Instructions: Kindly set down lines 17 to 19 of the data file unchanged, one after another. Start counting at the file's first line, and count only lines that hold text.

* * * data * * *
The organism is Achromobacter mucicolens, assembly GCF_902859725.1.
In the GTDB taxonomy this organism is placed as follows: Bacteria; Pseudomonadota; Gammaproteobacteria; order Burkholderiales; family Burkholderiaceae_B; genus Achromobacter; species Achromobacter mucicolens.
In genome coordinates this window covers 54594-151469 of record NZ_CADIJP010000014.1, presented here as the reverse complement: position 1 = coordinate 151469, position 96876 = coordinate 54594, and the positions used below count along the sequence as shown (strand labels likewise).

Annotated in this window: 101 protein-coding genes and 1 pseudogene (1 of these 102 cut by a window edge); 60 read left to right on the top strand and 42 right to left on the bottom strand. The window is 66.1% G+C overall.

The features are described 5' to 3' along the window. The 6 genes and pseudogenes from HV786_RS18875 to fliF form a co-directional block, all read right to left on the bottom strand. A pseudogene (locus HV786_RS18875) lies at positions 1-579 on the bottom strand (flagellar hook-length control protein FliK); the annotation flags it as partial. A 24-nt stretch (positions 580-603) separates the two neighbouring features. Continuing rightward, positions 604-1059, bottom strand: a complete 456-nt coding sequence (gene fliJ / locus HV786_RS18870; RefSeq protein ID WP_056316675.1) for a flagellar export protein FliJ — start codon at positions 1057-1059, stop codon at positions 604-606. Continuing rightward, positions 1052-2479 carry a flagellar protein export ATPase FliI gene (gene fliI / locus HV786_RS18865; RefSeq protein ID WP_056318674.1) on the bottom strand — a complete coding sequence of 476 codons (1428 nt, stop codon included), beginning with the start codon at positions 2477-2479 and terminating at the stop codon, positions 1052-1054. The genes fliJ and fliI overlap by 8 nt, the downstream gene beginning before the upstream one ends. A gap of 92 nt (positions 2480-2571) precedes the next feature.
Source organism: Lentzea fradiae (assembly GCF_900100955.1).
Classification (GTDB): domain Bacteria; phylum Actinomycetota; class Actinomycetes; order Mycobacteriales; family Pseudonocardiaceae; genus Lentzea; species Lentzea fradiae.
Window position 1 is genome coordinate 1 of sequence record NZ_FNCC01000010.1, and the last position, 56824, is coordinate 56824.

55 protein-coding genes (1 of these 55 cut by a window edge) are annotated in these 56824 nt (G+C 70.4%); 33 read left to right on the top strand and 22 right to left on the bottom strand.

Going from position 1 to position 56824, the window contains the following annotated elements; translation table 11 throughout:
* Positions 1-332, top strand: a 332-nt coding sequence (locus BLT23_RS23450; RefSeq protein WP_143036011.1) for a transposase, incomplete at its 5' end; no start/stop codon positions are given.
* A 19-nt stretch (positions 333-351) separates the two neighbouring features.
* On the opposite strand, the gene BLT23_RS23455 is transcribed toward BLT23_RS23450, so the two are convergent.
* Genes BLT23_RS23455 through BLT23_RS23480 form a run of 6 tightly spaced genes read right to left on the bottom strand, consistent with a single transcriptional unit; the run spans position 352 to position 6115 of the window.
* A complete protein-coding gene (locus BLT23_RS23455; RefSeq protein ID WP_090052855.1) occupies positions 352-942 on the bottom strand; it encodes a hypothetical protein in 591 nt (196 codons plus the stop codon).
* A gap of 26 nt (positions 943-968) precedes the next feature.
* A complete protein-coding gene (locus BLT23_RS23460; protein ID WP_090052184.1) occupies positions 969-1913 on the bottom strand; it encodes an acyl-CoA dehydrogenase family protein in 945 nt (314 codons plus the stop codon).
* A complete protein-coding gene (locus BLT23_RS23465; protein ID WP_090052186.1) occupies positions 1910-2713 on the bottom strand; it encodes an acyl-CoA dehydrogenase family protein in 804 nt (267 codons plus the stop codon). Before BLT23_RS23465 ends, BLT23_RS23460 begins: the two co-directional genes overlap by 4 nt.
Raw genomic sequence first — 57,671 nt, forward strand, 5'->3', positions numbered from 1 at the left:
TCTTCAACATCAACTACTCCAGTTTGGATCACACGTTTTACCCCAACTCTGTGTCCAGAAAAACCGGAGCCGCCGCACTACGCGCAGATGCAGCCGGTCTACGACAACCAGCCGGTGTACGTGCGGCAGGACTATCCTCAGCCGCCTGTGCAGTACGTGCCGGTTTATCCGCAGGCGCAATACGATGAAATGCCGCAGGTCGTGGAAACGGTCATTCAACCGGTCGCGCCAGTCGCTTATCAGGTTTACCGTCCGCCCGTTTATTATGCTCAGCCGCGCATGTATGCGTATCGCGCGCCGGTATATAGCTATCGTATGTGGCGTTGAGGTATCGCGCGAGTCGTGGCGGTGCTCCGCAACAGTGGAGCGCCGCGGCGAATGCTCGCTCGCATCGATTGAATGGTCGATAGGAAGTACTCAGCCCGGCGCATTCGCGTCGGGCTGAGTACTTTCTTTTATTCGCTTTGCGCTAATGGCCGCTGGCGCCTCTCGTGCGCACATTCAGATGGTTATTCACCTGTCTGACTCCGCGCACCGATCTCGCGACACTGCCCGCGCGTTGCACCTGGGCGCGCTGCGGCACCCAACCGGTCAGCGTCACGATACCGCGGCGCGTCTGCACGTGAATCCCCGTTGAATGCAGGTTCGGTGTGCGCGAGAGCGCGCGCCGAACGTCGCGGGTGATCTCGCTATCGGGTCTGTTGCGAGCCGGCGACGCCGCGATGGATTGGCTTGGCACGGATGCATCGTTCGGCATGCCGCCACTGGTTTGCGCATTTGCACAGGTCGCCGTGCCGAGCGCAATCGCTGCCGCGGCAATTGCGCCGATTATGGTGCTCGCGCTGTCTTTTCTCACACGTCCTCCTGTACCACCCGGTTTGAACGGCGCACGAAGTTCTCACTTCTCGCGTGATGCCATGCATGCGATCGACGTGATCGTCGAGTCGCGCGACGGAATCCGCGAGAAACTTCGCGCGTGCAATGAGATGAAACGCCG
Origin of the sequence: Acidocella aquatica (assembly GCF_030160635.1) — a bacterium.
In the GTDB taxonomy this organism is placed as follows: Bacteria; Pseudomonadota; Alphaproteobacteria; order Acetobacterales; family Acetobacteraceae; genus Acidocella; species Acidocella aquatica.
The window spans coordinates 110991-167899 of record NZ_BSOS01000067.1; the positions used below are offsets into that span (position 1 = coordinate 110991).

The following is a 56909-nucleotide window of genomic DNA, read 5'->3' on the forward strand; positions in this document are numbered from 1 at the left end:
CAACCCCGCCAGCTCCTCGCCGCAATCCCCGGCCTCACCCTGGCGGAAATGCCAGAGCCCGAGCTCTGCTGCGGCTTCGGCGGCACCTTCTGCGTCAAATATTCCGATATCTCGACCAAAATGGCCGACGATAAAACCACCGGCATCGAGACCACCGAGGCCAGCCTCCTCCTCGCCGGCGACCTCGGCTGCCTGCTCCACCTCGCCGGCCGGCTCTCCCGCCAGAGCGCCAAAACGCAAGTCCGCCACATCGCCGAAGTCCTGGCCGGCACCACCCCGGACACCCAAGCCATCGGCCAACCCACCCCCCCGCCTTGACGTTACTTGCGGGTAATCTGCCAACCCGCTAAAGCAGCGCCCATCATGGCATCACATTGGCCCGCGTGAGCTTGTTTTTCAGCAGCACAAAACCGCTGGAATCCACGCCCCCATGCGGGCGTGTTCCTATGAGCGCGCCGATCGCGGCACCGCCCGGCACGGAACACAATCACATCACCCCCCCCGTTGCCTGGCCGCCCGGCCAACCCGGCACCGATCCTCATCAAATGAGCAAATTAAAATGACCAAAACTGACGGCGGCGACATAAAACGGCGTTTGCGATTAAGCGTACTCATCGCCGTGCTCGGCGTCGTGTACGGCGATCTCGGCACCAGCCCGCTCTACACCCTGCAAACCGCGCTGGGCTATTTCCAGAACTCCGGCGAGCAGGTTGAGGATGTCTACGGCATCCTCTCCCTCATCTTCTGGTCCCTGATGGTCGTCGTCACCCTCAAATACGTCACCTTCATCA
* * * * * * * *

* A complete protein-coding gene (locus BLT23_RS23460; protein ID WP_090052184.1) occupies positions 969-1913 on the bottom strand; it encodes an acyl-CoA dehydrogenase family protein in 945 nt (314 codons plus the stop codon).
* A complete protein-coding gene (locus BLT23_RS23465; protein ID WP_090052186.1) occupies positions 1910-2713 on the bottom strand; it encodes an acyl-CoA dehydrogenase family protein in 804 nt (267 codons plus the stop codon). Before BLT23_RS23465 ends, BLT23_RS23460 begins: the two co-directional genes overlap by 4 nt.
Raw genomic sequence first — 57,671 nt, forward strand, 5'->3', positions numbered from 1 at the left: